Feb 4, 2014

Hoarding food, houses and money

How do people see hoarding?
When food runs low, yet some squirrel it away hoping to profit as others starve, we call that hoarding, and demand action. Hoarders rank high among history's villains. They're the cursed souls relegated by Dante to the fourth circle of Hell, rolling a heavy weight for all eternity. The merchants who deepened the Bengal famine by amassing grain in their godowns. Even now, food hoarders are first to be frogmarched off to jail by panicky governments in poor, hunger-struck countries.
So why do we tolerate the hoarding of houses? This weekend, the Guardian detailed how one of the priciest streets in Britain, The Bishops Avenue in north London, has become a stockpile of unused mansions worth around £350m.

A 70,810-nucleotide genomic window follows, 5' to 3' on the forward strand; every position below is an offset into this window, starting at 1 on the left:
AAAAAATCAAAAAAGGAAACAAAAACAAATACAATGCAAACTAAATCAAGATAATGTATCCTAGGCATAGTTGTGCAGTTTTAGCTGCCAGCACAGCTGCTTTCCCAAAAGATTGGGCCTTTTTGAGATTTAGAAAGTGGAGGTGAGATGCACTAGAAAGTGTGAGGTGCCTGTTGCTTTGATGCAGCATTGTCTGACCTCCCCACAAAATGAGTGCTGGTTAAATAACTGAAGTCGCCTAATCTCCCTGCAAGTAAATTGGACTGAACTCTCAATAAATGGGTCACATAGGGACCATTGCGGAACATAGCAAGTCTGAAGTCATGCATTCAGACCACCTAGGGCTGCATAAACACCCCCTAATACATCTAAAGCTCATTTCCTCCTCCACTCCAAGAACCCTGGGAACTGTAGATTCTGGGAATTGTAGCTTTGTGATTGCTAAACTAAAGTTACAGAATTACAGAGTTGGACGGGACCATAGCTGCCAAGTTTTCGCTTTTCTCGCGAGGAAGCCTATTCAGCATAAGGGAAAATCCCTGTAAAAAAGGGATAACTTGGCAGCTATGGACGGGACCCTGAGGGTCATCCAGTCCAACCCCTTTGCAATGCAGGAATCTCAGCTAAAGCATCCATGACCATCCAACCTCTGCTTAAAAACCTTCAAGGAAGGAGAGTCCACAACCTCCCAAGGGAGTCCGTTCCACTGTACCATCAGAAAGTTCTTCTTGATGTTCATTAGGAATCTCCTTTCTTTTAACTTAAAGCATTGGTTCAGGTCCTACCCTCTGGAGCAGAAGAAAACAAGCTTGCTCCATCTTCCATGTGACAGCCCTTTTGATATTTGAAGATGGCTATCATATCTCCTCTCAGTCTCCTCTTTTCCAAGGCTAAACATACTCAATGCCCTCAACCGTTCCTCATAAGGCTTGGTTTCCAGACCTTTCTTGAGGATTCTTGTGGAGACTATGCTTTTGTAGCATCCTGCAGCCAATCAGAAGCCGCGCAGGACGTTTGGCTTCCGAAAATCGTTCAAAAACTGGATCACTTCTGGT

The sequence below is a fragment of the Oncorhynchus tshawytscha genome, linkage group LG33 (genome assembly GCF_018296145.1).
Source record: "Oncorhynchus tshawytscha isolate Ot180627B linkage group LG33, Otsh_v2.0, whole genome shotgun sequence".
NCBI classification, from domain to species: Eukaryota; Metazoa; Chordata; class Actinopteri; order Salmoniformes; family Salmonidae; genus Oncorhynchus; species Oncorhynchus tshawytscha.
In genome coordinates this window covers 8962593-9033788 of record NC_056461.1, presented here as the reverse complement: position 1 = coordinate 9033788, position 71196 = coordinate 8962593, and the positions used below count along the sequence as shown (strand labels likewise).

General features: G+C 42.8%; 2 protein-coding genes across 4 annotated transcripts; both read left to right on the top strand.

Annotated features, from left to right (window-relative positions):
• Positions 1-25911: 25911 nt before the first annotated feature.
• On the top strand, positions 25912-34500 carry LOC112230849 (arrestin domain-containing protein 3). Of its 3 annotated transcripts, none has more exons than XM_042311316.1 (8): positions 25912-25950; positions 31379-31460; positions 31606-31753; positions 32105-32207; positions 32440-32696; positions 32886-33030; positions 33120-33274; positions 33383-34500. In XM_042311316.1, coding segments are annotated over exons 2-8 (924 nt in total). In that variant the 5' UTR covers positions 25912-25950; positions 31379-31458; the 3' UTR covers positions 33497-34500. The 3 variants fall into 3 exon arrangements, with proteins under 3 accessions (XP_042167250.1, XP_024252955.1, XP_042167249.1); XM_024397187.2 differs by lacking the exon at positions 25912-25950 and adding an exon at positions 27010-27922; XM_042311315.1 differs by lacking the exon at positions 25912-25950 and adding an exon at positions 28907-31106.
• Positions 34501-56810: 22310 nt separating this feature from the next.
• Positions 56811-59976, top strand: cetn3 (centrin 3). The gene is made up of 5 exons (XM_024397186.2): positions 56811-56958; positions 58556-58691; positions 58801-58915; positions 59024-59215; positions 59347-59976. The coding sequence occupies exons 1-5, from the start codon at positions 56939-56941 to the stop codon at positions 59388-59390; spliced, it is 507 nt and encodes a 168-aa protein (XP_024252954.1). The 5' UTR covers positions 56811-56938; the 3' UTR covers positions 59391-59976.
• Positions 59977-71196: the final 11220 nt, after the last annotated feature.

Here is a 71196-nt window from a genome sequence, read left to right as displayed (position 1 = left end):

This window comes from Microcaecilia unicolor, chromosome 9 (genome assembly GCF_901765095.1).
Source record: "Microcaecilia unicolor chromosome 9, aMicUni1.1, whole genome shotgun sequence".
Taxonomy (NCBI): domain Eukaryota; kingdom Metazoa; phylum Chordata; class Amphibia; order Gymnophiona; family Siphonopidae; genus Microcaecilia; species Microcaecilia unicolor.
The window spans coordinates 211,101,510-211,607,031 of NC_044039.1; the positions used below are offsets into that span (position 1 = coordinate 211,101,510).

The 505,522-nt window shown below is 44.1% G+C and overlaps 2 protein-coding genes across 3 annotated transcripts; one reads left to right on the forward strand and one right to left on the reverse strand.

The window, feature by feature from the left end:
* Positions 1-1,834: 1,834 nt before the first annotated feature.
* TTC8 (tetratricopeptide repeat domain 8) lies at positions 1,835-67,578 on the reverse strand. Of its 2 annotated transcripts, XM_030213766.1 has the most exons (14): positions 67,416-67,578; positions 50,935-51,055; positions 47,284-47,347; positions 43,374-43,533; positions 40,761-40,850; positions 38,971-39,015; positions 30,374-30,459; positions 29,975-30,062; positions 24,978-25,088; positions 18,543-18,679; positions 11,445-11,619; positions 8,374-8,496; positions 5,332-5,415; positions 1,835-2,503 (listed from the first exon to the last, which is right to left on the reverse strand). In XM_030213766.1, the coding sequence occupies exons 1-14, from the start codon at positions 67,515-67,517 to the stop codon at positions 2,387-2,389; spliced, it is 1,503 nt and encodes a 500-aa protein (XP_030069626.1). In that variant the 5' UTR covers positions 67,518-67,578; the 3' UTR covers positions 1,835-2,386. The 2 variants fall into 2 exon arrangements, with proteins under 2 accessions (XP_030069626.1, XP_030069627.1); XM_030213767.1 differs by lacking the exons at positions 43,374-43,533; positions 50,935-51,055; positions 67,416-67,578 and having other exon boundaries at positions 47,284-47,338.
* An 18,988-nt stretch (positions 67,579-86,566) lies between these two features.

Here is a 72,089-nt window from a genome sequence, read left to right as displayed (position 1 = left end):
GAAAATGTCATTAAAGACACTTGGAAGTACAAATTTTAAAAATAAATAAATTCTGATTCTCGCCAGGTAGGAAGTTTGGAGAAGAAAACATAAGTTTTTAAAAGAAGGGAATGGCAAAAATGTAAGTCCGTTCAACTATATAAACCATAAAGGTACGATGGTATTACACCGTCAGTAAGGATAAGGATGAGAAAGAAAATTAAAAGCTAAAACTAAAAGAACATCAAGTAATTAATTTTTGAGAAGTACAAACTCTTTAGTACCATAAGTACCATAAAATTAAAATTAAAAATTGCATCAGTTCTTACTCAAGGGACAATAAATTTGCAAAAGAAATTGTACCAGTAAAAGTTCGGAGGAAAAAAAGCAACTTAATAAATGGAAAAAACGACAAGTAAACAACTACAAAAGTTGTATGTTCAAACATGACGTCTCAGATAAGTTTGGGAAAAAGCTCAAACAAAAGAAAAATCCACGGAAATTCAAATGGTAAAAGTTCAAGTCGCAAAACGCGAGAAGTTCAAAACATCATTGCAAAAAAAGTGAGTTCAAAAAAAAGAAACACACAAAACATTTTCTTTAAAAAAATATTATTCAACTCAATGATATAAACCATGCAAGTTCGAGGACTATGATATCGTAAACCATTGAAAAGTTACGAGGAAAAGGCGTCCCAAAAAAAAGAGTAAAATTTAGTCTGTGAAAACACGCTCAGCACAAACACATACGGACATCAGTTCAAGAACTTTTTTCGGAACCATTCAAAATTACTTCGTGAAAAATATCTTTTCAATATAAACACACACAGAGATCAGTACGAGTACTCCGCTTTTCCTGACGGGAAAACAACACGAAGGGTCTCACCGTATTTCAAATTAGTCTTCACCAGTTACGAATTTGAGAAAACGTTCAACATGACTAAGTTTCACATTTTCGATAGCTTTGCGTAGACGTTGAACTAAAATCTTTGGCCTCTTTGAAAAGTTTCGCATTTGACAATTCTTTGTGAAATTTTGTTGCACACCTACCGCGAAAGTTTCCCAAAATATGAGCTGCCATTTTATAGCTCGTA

From: How to tackle the hoarding of houses in 'Billionaires Row'
Hoarding of food is evil. How can someone hoard food while others starve to death? So, "food hoarders are first to be frogmarched off to jail."

Hoarding of houses is not acceptable? The above Guardian post says people should be taxed extra hard for hoarding houses.

How about hoarding of money? How can someone hoard money while others are penniless and starving to death? How can 85 persons hoard wealth equal to half the world? Should people be taxed extra hard for hoarding money? Countries should start taxing wealth (not just income) above, say, $1 billion.

And, of course, this applies to governments, states, nations, countries, whatever term you called this entity, who hoard huge sovereign wealth funds and resources wealth while citizens are suffering in poverty.

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